The life, loves and adventures of the charming rascal Tom Jones, a foundling child born of a serving wench but allowed to grow up in the privileged surroundings of Squire Allworthy's ...
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Abandoned at birth, Tom Jones is adopted by kindly Squire Allworthy. He grows up and falls in love with Sophia Western, daughter of neighbor Squire Western. Unfortunately, she is already betrothed to...
With all the characters having entered into a finely balanced web of misunderstandings, schemings and rompings, Tom is now faced with a sinful lowness of fortune. This final episode resolves all in a...
Set in Victorian London, Gwendolen Harleth is drawn to Daniel Deronda, a selfless and intelligent gentleman of unknown parentage, but her own desperate need for financial security may destroy her chance at happiness.
In the mid 19th Century, an enigmatic young woman moves to Yorkshire with a young son. Distancing herself from everyone in the village and their prying questions, she remains totally aloof ... See full summary »
The life, loves and adventures of the charming rascal Tom Jones, a foundling child born of a serving wench but allowed to grow up in the privileged surroundings of Squire Allworthy's household. This position allows him to grow up with, make the acquaintance of and eventually fall in love with the beautiful daughter of his wealthy neighbour, Sophia Western. However, the path to true love rarely runs smooth and family pressure, the difference in their parentage and 18th century social custom prevent the young lovers from being together. Eventually both are forced out of their gentile, protected surroundings and into the great wide world to see what adventures real life might bring.Written by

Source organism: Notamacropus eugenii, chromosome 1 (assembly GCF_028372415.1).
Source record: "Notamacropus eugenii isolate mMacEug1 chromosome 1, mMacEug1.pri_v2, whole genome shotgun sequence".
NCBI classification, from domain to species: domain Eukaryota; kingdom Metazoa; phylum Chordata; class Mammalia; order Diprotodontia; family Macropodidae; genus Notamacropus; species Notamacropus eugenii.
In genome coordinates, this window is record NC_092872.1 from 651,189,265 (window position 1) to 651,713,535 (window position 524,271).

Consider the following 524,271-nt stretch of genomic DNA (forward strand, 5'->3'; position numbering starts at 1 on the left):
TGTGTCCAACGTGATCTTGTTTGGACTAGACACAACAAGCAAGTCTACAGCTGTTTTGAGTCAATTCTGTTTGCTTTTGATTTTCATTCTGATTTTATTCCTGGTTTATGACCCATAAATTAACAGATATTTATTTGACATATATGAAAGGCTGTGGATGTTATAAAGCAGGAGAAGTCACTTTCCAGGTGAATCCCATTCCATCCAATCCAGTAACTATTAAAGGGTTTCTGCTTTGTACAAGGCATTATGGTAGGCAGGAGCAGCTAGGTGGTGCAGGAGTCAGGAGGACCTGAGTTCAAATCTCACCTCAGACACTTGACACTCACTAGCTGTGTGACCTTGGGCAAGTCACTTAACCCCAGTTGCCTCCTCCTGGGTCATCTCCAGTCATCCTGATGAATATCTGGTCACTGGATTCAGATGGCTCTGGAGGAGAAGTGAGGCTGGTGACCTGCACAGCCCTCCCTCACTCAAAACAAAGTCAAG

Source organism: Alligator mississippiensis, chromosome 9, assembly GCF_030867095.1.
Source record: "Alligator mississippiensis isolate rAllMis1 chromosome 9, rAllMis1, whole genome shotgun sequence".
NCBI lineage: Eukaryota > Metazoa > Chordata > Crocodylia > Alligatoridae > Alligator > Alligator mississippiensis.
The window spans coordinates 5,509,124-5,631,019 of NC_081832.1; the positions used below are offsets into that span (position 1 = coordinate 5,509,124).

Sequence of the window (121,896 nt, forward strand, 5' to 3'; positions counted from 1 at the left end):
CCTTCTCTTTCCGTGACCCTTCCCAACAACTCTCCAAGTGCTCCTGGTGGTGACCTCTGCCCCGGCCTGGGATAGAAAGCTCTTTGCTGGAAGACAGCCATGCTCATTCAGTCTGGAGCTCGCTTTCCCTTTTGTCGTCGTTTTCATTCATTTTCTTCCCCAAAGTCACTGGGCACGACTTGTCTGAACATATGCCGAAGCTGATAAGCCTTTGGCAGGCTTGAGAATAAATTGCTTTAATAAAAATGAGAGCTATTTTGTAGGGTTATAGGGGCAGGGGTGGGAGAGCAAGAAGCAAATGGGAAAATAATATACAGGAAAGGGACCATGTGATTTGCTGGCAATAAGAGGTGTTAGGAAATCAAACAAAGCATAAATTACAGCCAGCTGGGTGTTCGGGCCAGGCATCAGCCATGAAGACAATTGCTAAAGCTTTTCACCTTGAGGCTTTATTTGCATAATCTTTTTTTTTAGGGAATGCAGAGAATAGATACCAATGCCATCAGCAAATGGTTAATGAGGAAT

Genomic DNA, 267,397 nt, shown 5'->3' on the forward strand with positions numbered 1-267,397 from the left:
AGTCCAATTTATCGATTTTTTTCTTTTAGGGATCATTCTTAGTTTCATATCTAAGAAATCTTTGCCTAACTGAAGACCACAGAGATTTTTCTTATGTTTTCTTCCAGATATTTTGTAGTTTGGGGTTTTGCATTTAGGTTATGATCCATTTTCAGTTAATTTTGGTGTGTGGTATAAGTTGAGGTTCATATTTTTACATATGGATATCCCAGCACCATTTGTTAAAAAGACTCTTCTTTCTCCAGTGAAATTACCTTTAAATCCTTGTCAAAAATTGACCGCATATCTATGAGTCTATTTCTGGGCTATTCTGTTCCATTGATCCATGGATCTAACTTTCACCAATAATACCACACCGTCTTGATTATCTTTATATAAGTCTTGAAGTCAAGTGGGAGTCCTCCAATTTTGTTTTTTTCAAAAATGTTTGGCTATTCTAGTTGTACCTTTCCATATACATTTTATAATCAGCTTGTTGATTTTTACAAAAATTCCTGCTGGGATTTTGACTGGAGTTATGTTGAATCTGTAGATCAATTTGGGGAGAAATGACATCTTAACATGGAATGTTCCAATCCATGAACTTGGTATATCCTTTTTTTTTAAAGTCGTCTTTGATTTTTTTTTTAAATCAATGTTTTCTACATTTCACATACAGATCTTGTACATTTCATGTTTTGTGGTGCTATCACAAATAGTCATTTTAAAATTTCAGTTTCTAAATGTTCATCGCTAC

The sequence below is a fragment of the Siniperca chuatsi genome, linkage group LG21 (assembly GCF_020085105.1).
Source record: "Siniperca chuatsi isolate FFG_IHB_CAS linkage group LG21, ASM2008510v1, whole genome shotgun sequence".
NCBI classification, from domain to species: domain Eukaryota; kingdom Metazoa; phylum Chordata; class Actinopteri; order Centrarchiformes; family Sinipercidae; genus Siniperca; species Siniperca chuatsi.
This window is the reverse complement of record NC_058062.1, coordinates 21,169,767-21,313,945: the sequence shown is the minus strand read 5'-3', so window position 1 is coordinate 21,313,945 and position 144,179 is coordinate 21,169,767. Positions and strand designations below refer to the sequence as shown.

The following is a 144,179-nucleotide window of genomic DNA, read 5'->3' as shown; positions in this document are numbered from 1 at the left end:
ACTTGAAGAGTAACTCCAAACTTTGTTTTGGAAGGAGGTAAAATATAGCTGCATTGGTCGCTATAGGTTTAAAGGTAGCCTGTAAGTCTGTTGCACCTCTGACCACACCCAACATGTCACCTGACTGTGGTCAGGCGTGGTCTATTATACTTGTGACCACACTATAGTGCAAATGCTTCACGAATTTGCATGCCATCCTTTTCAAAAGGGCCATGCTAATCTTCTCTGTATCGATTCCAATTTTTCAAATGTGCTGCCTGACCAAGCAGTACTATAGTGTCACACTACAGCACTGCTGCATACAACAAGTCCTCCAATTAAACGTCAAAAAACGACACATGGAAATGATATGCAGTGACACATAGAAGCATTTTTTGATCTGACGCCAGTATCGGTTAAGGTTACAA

Mark Smith <firstname.lastname@example.org>
Other posters have stated that the Finney version of this story is the best.
I wholeheartedly disagree. This story, as with most of Henry Fielding's stories, is intended as a parody of English 'morality' in his day. The Finney version is a lot of fun, but it's just a film about silly people wandering the countryside. In the A&E version, Brian Blessed performed his character (Mr. Western) in exactly the over-the-top correct way to ridicule the English wealthy. Mr. Allworthy was absolutely perfect as someone who believes that since he is a good honest man, the rest of the world must be good and honest as well. Tom's aunt has the line that in my opinion sums up the meaning of this book/movie (paraphrased), "It is not enough that your actions are good, you must make sure that they appear to be so."
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